PARIS — The only daughter of Saudi Arabia's King Salman was put on trial in absentia Tuesday in Paris for allegedly ordering her bodyguard to strike a plumber she suspected of taking photos and video at the Saudi royal family's apartment in the French capital.
Prosecutors allege Princess Hessa bint Salman became enraged when she saw the plumber allegedly capturing her image, fearing the pictures could be used to harm her as the Saudi monarch's daughter due to her country's conservative traditions.
The presiding judge, quoting from prosecution evidence, said on the trial's opening day that the princess allegedly told her bodyguard to disparage the workman, calling him a "dog who doesn't deserve to live."
Bint Salman, who is the older half-sister of Crown Prince Mohammed bin Salman, has denied the allegations through her lawyer.
The French-Egyptian plumber, Ashraf Eid, told Paris police after the September 2016 incident that the bodyguard tied him up at the princess' bidding after he photographed a room to help in returning furniture to its original layout once he finished his work.
"The princess noticed that her face was reflected in the bathroom and that she had been filmed. She called me a dog and called her bodyguard saying in Arabic, 'This one, take his phone. He filmed me,'" Eid reported to police investigators.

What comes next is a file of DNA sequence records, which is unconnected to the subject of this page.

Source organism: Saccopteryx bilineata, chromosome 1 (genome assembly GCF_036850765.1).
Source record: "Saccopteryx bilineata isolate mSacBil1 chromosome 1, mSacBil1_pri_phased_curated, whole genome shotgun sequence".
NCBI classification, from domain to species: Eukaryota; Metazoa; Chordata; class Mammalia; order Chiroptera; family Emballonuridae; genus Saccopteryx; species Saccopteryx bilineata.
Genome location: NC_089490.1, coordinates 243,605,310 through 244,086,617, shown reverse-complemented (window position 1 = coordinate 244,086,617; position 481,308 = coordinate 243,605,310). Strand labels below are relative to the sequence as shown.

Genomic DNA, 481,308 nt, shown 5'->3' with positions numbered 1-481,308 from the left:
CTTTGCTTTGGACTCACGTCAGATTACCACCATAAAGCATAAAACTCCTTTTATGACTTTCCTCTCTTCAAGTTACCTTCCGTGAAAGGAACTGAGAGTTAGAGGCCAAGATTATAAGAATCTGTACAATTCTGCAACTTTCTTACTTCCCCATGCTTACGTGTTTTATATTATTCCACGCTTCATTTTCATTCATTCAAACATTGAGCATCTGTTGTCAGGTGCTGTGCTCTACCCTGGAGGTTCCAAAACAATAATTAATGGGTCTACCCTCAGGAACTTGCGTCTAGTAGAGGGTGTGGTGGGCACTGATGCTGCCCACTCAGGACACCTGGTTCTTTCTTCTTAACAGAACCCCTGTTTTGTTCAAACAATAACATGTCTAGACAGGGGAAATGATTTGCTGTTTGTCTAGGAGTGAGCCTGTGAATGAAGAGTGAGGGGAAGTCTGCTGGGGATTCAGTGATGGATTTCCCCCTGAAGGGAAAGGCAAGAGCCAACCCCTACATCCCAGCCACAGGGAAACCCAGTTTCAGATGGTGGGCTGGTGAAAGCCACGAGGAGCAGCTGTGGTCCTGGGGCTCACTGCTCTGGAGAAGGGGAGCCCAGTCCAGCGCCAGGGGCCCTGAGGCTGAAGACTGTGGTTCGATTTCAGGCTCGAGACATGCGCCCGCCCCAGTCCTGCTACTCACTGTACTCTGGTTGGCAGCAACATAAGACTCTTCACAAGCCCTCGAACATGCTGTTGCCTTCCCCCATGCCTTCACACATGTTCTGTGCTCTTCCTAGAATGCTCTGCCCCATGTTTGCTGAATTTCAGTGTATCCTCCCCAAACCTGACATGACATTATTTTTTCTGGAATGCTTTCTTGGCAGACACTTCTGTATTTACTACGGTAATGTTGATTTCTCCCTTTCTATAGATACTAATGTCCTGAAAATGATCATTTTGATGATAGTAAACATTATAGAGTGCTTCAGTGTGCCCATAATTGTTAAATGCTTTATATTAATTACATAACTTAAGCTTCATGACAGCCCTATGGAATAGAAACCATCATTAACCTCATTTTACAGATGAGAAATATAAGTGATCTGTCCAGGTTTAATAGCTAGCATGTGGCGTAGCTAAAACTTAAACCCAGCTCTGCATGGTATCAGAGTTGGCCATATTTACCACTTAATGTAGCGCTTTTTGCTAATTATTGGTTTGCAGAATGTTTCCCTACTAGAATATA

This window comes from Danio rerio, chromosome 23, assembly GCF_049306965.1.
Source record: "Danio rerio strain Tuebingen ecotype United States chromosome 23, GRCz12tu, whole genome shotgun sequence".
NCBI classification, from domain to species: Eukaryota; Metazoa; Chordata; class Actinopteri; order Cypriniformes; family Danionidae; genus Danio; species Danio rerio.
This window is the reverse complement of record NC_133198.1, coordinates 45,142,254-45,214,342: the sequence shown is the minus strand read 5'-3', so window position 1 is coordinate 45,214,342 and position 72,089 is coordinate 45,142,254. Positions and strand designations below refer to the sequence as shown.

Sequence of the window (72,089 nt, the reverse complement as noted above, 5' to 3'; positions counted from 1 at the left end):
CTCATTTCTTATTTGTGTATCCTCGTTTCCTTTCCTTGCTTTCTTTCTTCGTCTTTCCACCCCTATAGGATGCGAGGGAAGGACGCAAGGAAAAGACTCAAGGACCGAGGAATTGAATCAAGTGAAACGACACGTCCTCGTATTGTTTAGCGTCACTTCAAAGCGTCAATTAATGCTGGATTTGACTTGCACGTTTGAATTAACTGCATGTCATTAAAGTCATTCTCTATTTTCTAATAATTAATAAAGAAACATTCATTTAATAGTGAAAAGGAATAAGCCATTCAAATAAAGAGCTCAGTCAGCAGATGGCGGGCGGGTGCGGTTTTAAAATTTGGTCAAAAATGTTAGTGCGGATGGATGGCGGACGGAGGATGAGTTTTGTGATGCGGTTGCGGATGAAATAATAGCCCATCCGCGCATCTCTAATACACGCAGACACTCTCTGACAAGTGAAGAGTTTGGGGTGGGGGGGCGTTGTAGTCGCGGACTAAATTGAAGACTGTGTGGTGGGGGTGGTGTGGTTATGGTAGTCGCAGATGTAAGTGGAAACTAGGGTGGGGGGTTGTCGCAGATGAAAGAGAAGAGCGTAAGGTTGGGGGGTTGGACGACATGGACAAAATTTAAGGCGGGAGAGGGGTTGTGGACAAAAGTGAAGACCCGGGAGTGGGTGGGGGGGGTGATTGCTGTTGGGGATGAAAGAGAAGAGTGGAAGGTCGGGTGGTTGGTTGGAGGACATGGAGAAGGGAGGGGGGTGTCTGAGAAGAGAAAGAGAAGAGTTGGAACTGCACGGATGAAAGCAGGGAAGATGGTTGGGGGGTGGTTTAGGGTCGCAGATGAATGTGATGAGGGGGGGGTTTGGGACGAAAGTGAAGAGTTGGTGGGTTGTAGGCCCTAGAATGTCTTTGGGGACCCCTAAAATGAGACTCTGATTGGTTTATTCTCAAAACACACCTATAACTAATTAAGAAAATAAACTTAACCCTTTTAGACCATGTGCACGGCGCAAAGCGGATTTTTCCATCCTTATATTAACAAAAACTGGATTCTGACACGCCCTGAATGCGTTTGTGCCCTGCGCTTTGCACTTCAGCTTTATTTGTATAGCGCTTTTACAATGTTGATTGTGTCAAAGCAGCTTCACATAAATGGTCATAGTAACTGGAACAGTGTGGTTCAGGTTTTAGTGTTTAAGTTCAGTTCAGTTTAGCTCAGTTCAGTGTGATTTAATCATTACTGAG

Eid said bodyguard Rani Saida broke his phone and also made him kiss the Saudi princess' feet while his hands were bound behind his back. The plumber did not attend court Tuesday.
Saida is being tried together with the princess. He denies being physically aggressive, but said it's widely known no one is supposed to photograph the princess and alleged Eid "knew very well what he had done."
"There are 20 or 30 witnesses inside the apartment who can testify that at no time was (the workman) touched," he said, adding that breaking Eid's phone was "the biggest mistake."
"It deprives us showing that this gentleman took videos intentionally," Saidi said.
Bint Salman left France days after the Sept. 26, 2016 incident and a warrant for her arrest was issued in December 2017. She was not present in court Tuesday.
The princess is being tried for alleged theft of a telephone, complicity in voluntary violence and complicity in sequestration, according to a French judicial official who was not authorized to speak publicly and asked to remain anonymous.
French daily newspaper Le Parisien quoted bint Salman's lawyer, Emmanuel Moyne, as saying the princess could not appear in court for her safety and because Saudi law prohibits the taking of her photograph.
He also said French authorities sent a court summons to the wrong place — the Paris residence instead of a royal palace in Saudi Arabia.